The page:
The European Central Bank left its key interest rates unchanged at record lows on Thursday as it assesses the impact on the economy of Britain's vote to leave the European Union.
The governing council of the ECB which met today decided to keep the interest rates on the main refinancing operations and the interest rates on the marginal lending facility and the deposit facility unchanged at 0.00 per cent, 0.25 per cent and -0.40 per cent, respectively.
The ECB said it expects to keep key ECB interest rates at present or lower levels for an extended period of time, and well past the horizon of the net asset purchases.
The governing council decided to continue the monthly asset purchases of €80 billion until the end of March 2017, or beyond, if necessary, and in any case until it sees a sustained adjustment in the path of inflation consistent with its inflation aim.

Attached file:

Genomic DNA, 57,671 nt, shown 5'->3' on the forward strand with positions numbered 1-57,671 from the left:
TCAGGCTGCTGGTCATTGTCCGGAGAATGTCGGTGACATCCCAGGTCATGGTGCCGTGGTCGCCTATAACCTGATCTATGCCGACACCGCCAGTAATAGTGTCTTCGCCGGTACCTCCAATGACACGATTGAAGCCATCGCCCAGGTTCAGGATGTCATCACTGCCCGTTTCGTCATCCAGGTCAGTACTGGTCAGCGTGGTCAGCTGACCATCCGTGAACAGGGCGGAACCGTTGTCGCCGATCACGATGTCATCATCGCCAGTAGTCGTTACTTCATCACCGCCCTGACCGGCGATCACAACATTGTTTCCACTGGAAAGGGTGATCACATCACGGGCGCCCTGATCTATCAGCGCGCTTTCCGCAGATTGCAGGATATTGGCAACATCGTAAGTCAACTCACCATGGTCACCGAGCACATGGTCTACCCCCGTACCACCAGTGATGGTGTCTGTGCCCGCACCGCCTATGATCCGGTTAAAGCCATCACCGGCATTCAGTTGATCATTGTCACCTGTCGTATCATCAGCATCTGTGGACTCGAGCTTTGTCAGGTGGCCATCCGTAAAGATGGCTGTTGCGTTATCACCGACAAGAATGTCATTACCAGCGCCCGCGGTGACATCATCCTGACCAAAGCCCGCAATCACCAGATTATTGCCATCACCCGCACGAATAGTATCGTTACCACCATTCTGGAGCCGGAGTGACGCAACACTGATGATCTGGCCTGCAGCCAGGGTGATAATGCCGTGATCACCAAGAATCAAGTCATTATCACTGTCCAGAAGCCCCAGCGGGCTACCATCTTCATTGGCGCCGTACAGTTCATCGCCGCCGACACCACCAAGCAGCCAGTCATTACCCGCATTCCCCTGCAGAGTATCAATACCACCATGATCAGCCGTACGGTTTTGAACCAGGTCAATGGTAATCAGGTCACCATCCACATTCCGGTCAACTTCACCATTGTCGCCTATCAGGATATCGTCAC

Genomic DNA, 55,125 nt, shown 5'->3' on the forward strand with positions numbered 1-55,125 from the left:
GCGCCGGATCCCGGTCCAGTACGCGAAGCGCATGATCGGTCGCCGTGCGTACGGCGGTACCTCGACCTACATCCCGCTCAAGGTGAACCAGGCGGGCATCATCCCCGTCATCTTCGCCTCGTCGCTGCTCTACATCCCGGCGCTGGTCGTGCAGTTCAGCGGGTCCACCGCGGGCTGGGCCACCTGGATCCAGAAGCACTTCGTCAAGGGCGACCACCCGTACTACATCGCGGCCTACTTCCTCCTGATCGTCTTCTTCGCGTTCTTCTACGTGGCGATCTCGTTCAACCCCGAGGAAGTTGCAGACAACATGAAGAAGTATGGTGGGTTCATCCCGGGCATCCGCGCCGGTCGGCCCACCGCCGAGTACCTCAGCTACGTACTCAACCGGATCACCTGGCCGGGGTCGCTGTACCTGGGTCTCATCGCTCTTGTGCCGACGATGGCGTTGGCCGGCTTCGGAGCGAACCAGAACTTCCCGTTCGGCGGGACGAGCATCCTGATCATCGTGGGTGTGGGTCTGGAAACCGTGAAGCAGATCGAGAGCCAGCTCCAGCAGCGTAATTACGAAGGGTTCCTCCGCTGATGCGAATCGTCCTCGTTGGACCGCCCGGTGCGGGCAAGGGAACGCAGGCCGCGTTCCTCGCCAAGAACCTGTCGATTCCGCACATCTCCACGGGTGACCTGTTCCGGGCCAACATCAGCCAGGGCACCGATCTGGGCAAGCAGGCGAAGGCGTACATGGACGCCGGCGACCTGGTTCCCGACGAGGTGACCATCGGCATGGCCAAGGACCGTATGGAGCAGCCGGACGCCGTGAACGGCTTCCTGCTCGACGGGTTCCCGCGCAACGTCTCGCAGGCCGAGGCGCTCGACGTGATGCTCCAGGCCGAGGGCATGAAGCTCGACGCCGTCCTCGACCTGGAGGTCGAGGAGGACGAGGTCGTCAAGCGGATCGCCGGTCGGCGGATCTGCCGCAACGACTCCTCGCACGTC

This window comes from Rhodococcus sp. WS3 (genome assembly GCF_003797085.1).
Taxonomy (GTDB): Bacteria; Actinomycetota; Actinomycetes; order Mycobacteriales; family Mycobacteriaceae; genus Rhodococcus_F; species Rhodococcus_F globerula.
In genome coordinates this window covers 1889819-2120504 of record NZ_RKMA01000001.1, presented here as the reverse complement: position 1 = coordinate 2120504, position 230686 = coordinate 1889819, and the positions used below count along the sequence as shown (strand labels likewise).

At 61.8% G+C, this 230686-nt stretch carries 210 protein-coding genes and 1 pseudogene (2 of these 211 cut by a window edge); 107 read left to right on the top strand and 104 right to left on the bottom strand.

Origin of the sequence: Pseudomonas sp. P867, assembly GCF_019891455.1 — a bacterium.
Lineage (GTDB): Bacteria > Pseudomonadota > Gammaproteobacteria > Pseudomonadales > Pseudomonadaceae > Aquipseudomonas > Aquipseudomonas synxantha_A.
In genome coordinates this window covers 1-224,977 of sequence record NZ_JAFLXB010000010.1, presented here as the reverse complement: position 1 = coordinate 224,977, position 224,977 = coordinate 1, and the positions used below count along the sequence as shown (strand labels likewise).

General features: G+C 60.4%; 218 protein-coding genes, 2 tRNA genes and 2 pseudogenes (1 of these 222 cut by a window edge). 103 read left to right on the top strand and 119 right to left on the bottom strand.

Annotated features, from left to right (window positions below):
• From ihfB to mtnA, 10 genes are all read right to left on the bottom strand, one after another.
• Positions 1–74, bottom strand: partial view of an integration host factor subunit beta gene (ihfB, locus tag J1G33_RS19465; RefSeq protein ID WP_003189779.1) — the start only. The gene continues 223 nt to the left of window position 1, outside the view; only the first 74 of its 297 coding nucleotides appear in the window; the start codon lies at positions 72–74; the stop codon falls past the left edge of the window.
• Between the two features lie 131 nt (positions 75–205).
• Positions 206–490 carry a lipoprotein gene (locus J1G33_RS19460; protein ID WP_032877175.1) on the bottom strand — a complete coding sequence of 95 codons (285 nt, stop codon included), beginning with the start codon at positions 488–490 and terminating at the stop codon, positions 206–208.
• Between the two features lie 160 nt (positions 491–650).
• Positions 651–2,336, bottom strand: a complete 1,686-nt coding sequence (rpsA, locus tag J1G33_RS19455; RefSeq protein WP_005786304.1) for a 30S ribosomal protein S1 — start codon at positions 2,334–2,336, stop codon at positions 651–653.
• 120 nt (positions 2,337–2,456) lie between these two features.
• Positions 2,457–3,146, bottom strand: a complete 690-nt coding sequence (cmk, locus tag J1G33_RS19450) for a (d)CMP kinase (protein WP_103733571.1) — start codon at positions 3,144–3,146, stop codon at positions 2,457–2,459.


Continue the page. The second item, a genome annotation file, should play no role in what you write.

ECB President Mario Draghi is expected explain the bank's stimulus programmes for the coming months in his news conference.
The decision comes after June 23 vote by a prominent member to leave the EU, which is widely expected to hurt trade between Britain and the remaining 27 European Union countries since they will have to negotiate new trade rules, a process that will take years.
Europe is enjoying a modest economic recovery, but inflation of 0.1 per cent is abnormally low and unemployment is falling too slowly to make people in countries such as Spain and Greece feel good about the economy.